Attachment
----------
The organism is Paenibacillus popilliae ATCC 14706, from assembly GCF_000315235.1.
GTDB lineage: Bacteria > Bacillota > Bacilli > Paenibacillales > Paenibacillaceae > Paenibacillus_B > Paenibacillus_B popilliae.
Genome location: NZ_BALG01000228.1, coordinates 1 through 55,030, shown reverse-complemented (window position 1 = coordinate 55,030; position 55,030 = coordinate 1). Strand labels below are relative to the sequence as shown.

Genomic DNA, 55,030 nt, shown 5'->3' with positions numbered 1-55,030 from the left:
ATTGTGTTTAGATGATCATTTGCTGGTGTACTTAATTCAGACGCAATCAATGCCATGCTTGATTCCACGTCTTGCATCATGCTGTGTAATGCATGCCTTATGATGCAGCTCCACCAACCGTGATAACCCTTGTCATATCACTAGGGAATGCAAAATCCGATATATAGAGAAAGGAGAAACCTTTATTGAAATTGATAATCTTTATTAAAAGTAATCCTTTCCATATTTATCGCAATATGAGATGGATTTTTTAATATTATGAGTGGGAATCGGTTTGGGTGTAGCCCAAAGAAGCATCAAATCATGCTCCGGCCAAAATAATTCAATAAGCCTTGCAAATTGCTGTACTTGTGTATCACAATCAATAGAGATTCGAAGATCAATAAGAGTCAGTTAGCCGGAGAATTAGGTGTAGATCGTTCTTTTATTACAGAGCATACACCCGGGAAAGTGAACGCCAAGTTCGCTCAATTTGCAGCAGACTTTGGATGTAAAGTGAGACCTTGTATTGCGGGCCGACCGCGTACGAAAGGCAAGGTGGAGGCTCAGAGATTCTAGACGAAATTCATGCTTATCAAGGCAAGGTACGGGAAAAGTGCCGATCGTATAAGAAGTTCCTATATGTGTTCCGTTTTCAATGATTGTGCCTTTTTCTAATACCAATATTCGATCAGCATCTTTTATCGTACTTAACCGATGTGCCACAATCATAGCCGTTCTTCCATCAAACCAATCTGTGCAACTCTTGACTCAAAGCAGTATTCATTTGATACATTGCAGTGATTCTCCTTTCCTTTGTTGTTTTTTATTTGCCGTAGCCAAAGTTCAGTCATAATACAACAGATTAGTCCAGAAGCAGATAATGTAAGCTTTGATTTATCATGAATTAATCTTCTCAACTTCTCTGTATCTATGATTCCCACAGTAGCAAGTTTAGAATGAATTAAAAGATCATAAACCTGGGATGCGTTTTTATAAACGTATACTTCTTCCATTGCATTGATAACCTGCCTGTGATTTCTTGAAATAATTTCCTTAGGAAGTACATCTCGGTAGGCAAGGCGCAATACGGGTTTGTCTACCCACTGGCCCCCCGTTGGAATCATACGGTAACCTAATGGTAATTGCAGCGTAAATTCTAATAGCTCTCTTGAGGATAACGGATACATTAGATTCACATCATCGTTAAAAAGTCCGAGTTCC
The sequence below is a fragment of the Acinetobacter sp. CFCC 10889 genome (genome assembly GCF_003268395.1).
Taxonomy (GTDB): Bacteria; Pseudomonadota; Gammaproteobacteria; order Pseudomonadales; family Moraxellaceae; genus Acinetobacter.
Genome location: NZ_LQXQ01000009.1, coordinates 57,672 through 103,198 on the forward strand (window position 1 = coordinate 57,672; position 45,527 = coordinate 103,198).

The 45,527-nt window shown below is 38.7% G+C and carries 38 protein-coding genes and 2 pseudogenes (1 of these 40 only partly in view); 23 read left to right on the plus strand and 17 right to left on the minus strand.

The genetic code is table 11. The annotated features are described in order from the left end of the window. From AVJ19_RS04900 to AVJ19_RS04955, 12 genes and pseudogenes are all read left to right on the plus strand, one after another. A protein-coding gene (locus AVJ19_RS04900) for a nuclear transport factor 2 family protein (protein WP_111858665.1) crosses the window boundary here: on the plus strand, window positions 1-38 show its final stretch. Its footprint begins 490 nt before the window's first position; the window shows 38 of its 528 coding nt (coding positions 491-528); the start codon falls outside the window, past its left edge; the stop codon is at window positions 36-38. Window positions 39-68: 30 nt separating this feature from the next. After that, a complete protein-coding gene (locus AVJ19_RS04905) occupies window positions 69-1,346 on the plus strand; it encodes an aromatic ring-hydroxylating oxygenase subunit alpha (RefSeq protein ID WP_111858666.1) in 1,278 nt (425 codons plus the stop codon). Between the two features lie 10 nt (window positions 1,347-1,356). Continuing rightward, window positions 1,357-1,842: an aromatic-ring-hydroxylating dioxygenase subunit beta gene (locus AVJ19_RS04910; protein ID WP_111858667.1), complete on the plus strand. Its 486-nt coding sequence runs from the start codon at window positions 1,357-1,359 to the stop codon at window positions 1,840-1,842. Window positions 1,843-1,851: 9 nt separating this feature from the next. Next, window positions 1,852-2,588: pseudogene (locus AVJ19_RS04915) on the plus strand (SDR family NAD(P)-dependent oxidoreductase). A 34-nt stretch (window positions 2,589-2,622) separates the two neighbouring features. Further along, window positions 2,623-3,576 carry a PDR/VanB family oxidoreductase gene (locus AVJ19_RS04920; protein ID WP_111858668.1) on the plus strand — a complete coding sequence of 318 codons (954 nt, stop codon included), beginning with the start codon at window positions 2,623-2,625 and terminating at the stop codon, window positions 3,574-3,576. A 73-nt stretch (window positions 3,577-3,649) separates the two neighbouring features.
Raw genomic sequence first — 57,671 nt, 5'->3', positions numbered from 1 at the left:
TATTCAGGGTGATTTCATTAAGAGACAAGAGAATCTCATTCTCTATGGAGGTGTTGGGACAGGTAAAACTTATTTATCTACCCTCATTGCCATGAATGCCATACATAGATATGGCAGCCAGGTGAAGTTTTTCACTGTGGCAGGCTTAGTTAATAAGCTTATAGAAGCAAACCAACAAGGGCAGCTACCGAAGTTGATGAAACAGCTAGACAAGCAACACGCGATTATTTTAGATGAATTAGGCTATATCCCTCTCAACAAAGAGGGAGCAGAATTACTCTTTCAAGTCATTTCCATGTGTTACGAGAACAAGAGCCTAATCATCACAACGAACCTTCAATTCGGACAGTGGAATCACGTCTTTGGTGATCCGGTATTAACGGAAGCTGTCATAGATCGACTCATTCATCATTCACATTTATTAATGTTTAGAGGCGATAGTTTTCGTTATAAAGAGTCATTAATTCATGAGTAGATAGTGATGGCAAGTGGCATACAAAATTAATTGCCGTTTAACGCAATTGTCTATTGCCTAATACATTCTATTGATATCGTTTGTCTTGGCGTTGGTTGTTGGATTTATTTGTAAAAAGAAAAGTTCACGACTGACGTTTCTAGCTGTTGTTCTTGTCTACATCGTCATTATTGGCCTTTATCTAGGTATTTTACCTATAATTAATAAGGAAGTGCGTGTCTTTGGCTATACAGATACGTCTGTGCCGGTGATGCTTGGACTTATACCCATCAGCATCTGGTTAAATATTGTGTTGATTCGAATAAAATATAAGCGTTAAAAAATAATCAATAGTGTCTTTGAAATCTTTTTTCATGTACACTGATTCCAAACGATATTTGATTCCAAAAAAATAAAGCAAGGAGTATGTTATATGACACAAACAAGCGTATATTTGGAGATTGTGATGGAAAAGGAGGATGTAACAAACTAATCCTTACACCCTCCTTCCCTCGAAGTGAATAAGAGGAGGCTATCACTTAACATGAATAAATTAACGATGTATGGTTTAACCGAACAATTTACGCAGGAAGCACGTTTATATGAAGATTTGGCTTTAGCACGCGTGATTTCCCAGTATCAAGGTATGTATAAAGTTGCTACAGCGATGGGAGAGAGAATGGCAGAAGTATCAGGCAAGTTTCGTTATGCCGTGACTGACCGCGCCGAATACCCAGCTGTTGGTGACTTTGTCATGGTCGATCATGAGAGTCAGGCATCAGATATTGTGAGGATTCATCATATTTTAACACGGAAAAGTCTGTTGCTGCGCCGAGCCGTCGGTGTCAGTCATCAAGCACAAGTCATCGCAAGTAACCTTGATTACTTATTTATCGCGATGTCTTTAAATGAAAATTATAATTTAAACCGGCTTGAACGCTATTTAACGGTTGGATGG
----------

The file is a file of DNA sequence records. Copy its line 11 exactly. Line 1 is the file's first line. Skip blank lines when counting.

Raw genomic sequence first — 57,671 nt, 5'->3', positions numbered from 1 at the left: